Saturday, December 20, 2014

Truth and Hope

Two essays have spoken strongly to me this season as I've struggled in the midst of Advent to absorb new information and analysis about global warming and to think about recent political responses to climate change.

It’s the End of the World As We Know It  looks at some of the realities of climate change and concludes that “it's time to accept our impending demise” and let go of  “the charade that things might improve”. The author is Randy Malamud, Regents’ Professor of English at Georgia State University. 

Professor Malamud finds a bright spot in the opportunity to engage in the sort of self-reflection that has produced great literature as other civilizations declined. He writes:
As an English professor, I find it exciting to consider the possibilities for a new voice, a new style, a new writerly consciousness that may accompany and chronicle the winding down of our sound and fury.
For those who are spiritually grounded this Advent season and ready to take an honest look at the needs of the world, this essay is a wonderful help to processing some of the realities of climate change.

Naomi Klein’s December 12 essay for The Nation entitled Why #BlackLivesMatter Should Transform the Climate Debate  suggests that part of the reason we find ourselves in this sobering situation is that “thinly veiled notions of racial superiority have informed every aspect of the non-response to climate change so far.” The amount of warming found to be “acceptable” to wealthier nations is an amount that will cause great hardship for poorer nations.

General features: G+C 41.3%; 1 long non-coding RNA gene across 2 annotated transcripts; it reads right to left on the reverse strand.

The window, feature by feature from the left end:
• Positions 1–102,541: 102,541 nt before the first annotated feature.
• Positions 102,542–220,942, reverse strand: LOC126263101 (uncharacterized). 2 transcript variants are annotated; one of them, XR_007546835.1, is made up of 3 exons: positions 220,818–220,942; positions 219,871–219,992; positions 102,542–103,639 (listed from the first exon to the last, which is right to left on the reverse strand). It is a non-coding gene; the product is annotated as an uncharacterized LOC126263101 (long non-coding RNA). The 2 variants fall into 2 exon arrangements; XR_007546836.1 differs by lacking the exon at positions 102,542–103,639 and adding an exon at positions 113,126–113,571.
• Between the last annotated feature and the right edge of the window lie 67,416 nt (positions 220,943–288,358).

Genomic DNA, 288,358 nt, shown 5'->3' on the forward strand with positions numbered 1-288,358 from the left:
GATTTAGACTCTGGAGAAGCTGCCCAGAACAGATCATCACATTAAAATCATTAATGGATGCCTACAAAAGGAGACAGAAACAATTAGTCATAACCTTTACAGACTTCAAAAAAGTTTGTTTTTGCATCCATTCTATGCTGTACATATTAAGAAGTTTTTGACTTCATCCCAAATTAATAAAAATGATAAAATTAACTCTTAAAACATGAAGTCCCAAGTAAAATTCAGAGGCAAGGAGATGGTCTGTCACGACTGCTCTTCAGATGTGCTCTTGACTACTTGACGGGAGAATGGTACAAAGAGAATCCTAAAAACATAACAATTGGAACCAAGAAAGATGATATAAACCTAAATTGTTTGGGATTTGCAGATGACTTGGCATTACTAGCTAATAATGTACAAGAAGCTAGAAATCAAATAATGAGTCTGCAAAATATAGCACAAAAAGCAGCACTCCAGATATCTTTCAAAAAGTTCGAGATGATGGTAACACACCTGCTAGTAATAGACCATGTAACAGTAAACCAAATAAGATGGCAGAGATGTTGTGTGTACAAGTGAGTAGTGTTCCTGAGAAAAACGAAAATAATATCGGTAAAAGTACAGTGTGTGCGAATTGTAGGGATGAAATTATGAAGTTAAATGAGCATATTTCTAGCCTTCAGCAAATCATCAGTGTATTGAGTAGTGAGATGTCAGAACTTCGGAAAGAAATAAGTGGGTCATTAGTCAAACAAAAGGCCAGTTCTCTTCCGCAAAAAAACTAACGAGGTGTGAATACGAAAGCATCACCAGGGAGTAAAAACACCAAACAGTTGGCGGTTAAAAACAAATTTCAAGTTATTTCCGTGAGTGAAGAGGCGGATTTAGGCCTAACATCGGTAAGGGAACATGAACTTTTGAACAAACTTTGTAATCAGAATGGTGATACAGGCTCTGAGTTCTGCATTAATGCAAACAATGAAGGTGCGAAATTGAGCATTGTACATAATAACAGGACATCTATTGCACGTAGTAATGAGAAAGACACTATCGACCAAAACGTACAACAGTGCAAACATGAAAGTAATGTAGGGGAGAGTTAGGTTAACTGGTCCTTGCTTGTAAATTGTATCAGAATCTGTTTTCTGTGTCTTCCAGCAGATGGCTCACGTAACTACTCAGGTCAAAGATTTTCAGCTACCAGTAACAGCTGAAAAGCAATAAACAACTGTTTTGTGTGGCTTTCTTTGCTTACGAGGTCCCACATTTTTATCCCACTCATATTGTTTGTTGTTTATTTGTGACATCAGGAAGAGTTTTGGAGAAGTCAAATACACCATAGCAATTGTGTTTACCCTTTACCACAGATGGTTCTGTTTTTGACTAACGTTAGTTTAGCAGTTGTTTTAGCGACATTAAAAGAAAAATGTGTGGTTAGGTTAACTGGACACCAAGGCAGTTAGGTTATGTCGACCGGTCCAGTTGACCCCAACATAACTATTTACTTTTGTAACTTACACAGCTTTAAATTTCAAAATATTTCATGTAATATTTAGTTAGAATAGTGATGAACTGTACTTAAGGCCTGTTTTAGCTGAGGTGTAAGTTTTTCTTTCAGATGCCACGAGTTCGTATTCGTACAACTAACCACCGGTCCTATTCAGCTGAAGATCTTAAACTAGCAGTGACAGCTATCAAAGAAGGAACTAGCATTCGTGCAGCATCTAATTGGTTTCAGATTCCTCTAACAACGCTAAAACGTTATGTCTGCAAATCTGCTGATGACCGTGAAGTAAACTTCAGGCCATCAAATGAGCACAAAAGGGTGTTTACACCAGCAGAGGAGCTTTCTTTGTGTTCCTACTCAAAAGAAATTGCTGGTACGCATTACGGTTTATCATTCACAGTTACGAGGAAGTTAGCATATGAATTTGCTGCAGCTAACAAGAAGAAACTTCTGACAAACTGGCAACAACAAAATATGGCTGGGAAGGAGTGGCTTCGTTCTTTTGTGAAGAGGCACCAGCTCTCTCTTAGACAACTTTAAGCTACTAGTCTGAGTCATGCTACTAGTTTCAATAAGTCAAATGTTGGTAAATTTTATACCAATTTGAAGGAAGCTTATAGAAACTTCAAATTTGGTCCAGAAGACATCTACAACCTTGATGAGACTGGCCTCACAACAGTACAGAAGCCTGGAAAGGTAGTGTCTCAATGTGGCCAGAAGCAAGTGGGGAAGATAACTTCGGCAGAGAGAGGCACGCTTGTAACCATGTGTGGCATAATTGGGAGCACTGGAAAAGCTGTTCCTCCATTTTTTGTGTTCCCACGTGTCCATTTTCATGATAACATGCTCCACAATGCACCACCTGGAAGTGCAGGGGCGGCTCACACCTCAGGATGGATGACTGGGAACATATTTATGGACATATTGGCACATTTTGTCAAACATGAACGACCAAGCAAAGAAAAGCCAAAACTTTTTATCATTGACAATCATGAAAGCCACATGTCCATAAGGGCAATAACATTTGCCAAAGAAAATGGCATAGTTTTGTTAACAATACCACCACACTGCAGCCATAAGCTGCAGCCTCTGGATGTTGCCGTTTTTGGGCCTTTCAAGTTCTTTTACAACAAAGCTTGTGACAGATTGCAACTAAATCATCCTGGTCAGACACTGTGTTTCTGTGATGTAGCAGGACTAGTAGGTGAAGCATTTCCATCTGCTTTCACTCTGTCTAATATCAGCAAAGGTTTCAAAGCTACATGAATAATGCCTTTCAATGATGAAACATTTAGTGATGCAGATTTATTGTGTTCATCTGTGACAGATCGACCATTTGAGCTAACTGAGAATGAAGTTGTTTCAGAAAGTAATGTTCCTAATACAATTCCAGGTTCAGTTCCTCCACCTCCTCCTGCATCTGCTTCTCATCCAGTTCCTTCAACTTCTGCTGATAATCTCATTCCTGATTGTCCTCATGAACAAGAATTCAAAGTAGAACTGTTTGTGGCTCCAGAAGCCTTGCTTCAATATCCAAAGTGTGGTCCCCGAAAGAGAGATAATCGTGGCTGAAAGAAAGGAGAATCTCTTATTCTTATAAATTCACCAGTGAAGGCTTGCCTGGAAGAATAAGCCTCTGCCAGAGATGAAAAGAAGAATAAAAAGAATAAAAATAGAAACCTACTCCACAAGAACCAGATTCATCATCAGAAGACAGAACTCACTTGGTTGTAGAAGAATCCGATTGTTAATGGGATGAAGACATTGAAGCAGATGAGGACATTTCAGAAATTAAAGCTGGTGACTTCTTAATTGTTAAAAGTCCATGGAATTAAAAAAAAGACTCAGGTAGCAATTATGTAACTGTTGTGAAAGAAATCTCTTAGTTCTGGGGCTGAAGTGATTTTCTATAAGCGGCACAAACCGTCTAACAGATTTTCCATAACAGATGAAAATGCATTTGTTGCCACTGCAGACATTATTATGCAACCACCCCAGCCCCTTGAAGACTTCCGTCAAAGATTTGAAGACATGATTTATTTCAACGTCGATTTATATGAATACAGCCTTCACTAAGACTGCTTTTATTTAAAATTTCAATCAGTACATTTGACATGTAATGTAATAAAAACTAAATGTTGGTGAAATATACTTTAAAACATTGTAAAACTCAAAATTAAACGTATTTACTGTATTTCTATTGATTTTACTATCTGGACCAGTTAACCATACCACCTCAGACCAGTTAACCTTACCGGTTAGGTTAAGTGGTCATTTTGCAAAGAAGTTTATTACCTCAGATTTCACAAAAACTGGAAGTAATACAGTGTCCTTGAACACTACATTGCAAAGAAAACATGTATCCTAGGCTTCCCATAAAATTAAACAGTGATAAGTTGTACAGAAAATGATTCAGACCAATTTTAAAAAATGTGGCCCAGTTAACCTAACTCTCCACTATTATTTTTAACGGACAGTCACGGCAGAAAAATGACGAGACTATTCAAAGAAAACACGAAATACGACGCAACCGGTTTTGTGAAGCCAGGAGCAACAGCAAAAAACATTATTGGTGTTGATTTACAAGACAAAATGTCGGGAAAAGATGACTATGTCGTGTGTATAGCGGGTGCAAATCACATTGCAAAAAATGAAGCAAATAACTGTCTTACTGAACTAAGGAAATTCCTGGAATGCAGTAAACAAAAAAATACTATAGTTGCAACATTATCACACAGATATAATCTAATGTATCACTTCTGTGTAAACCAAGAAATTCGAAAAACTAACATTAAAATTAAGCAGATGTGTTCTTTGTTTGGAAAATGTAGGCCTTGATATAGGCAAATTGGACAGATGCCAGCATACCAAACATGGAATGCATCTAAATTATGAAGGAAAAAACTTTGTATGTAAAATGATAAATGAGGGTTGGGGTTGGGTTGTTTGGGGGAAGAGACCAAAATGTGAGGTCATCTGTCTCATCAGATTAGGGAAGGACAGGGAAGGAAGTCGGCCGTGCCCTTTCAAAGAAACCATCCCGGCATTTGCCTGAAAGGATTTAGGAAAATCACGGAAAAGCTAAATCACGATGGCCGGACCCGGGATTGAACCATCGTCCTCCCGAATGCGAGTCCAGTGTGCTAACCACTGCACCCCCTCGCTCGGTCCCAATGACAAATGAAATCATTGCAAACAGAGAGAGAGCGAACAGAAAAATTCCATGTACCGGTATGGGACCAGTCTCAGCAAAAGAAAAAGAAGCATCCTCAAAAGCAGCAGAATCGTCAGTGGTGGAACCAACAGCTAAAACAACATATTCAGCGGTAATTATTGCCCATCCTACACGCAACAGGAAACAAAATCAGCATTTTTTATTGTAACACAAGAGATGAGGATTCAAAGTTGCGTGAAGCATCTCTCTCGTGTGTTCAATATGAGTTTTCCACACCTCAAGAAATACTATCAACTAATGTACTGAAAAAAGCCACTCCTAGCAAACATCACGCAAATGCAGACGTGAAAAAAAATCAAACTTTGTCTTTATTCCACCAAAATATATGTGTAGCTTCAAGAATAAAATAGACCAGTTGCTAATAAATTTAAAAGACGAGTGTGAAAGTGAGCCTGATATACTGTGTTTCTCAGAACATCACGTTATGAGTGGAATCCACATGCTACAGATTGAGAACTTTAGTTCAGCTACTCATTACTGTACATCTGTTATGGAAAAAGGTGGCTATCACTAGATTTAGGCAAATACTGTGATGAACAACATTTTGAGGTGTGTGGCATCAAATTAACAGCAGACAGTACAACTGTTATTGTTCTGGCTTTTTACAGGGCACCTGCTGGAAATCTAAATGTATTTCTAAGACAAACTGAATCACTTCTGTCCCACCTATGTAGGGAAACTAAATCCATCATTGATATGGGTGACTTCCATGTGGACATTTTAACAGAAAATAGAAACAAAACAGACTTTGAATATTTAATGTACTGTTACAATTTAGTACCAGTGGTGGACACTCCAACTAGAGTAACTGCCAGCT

She shares this story about the way westerners tend to think about global warming:
I recently had occasion to meet a leading Belgian meteorologist who makes a point of speaking about climate change in her weather reports. But, she told me, her viewers remain unmoved. "People here think that with global warming, the weather in Brussels will be more like Bordeaux—and they are happy about that." On one level, that's understandable, particularly as temperatures drop in northern countries. But global warming won't just make Brussels more like Bordeaux, it will make Haiti more like Hades. And it's not possible to be cheerful about the former without, at the very least, being actively indifferent to the latter.

Naomi Klein’s hope in all of this is that the losses of people in the less developed parts of the world can “if we are willing to acknowledge them, willing to fully grieve them, have the power to help us grow a new and safer world. Indeed, they must.”

Conversations in the faith community around climate change caused by global warming often avoid meeting the issues raised in these two essays. We want to offer hope to people, and so we emphasize possible solutions and leave an impression that we can avoid catastrophic climate change by making some simple changes that won’t change our own lives much. We also tend to talk about leaving a better world for “our grandchildren”, ignoring both the children and adults whose lives have already been lost or made very difficult by our inaction, and also ignoring the risks many of us already alive and relatively unaffected by climate change right now will face in years ahead. 

We Christians believe the light shines in the darkness and the darkness cannot overcome the light. We are people of hope, believers in resurrection. But we are also followers of the truth. Genuine hope is grounded not in denial of reality, but in truth. 

The truth includes the scientific facts along with the experiences of people who have already suffered loss as a result of severe weather, drought, rising seas, and wildfires. 

There is hope that human beings will be our best selves as we face the reality of global warming. There is hope that we will hear the voices of people who have not been heard, will grieve the losses of our sisters and brothers, will be open to hearing and understanding the scientists, and will be willing to work together to mitigate as much as possible the global suffering caused by a global problem.